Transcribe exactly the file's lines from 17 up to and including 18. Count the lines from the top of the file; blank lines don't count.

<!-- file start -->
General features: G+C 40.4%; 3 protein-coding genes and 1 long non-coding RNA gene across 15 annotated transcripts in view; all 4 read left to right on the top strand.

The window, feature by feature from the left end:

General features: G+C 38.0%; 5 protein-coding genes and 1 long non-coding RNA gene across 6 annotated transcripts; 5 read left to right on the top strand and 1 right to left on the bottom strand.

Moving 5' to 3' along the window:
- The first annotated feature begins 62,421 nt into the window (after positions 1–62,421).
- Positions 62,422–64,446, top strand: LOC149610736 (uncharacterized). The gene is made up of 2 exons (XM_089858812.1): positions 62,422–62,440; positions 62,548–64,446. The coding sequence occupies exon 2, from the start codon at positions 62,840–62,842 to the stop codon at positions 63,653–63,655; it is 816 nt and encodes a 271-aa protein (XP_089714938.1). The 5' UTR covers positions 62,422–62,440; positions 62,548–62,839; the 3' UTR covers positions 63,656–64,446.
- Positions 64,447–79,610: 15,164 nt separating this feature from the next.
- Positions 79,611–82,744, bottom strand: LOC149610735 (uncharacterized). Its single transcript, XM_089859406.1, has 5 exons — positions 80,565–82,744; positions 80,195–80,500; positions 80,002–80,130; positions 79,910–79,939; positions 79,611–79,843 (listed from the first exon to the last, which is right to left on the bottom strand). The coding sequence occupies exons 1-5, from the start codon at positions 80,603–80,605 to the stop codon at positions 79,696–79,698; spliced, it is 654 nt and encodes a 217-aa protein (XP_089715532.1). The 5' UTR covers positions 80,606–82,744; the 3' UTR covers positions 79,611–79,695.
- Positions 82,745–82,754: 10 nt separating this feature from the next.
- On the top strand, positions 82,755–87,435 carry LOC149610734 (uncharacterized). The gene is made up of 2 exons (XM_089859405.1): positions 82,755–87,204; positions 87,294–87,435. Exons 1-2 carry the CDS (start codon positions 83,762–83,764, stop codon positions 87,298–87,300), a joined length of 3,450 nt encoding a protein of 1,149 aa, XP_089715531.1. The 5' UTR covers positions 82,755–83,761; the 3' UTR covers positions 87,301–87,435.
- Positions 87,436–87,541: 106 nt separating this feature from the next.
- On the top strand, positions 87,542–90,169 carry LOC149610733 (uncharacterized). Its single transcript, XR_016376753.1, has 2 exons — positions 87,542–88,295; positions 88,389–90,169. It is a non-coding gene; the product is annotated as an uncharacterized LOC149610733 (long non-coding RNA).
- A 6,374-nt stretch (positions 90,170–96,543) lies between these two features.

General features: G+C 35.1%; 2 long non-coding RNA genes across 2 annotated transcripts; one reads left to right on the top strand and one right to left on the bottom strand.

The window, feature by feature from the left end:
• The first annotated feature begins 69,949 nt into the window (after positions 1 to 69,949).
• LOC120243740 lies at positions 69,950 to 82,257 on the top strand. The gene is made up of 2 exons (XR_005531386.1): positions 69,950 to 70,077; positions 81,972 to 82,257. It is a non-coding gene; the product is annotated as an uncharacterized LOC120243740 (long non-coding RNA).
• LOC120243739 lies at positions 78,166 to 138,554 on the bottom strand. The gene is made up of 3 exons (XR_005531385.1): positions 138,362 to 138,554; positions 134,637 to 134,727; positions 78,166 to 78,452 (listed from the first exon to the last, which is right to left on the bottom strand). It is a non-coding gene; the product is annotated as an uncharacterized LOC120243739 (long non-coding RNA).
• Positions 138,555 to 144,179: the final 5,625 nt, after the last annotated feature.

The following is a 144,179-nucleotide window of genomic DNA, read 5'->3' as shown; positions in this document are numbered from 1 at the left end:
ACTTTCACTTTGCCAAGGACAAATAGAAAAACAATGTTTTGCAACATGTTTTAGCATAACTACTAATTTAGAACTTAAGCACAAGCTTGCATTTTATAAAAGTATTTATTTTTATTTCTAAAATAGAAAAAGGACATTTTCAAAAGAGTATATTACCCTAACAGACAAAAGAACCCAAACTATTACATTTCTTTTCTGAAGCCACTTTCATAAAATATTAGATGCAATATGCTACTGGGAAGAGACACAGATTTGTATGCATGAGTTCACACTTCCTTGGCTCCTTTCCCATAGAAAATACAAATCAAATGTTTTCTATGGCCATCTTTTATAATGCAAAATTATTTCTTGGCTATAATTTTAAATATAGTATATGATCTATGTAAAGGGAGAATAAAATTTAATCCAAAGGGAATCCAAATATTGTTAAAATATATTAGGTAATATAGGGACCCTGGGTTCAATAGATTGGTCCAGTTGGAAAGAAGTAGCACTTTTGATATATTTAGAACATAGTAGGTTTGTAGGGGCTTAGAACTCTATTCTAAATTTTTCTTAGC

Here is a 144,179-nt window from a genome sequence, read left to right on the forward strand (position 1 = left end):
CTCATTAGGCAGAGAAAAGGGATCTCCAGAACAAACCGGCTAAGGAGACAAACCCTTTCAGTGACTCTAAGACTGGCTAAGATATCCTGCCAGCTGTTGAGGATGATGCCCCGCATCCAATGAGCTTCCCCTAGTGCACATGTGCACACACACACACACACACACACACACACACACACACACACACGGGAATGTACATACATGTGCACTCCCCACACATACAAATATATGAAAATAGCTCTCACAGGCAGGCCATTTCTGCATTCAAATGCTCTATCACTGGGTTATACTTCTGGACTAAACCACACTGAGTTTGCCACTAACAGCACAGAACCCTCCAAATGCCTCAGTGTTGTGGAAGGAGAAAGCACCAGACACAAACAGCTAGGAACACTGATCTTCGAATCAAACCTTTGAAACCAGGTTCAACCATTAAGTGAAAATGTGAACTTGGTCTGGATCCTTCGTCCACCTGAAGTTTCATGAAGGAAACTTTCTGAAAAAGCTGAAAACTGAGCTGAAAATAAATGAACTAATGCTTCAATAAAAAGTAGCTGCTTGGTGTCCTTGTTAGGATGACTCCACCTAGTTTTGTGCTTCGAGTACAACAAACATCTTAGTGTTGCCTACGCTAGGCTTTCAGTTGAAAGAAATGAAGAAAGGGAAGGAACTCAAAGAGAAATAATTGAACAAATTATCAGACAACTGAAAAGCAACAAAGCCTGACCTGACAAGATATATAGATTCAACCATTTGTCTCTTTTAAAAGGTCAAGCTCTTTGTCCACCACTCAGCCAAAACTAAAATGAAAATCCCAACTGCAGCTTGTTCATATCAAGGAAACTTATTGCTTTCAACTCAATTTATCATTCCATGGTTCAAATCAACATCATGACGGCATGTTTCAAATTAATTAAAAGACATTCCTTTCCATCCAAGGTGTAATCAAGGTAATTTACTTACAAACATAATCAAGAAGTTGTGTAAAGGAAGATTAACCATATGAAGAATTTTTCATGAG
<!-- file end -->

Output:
• LOC120243740 lies at positions 69,950 to 82,257 on the top strand. The gene is made up of 2 exons (XR_005531386.1): positions 69,950 to 70,077; positions 81,972 to 82,257. It is a non-coding gene; the product is annotated as an uncharacterized LOC120243740 (long non-coding RNA).
• LOC120243739 lies at positions 78,166 to 138,554 on the bottom strand. The gene is made up of 3 exons (XR_005531385.1): positions 138,362 to 138,554; positions 134,637 to 134,727; positions 78,166 to 78,452 (listed from the first exon to the last, which is right to left on the bottom strand). It is a non-coding gene; the product is annotated as an uncharacterized LOC120243739 (long non-coding RNA).